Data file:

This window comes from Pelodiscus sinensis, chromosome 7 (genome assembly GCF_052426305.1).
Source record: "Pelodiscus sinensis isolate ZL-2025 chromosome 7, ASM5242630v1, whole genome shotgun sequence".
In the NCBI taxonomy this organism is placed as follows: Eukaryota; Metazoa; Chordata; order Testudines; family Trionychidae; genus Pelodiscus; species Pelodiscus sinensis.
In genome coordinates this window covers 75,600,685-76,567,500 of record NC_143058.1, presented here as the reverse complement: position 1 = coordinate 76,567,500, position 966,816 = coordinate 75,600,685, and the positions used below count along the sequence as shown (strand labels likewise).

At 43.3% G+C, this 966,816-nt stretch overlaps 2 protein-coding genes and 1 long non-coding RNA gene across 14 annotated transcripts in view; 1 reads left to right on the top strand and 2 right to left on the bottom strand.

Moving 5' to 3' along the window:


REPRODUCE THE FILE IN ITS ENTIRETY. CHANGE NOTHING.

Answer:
This window comes from Pelodiscus sinensis, chromosome 7 (genome assembly GCF_052426305.1).
Source record: "Pelodiscus sinensis isolate ZL-2025 chromosome 7, ASM5242630v1, whole genome shotgun sequence".
In the NCBI taxonomy this organism is placed as follows: Eukaryota; Metazoa; Chordata; order Testudines; family Trionychidae; genus Pelodiscus; species Pelodiscus sinensis.
In genome coordinates this window covers 75,600,685-76,567,500 of record NC_143058.1, presented here as the reverse complement: position 1 = coordinate 76,567,500, position 966,816 = coordinate 75,600,685, and the positions used below count along the sequence as shown (strand labels likewise).

At 43.3% G+C, this 966,816-nt stretch overlaps 2 protein-coding genes and 1 long non-coding RNA gene across 14 annotated transcripts in view; 1 reads left to right on the top strand and 2 right to left on the bottom strand.

Moving 5' to 3' along the window: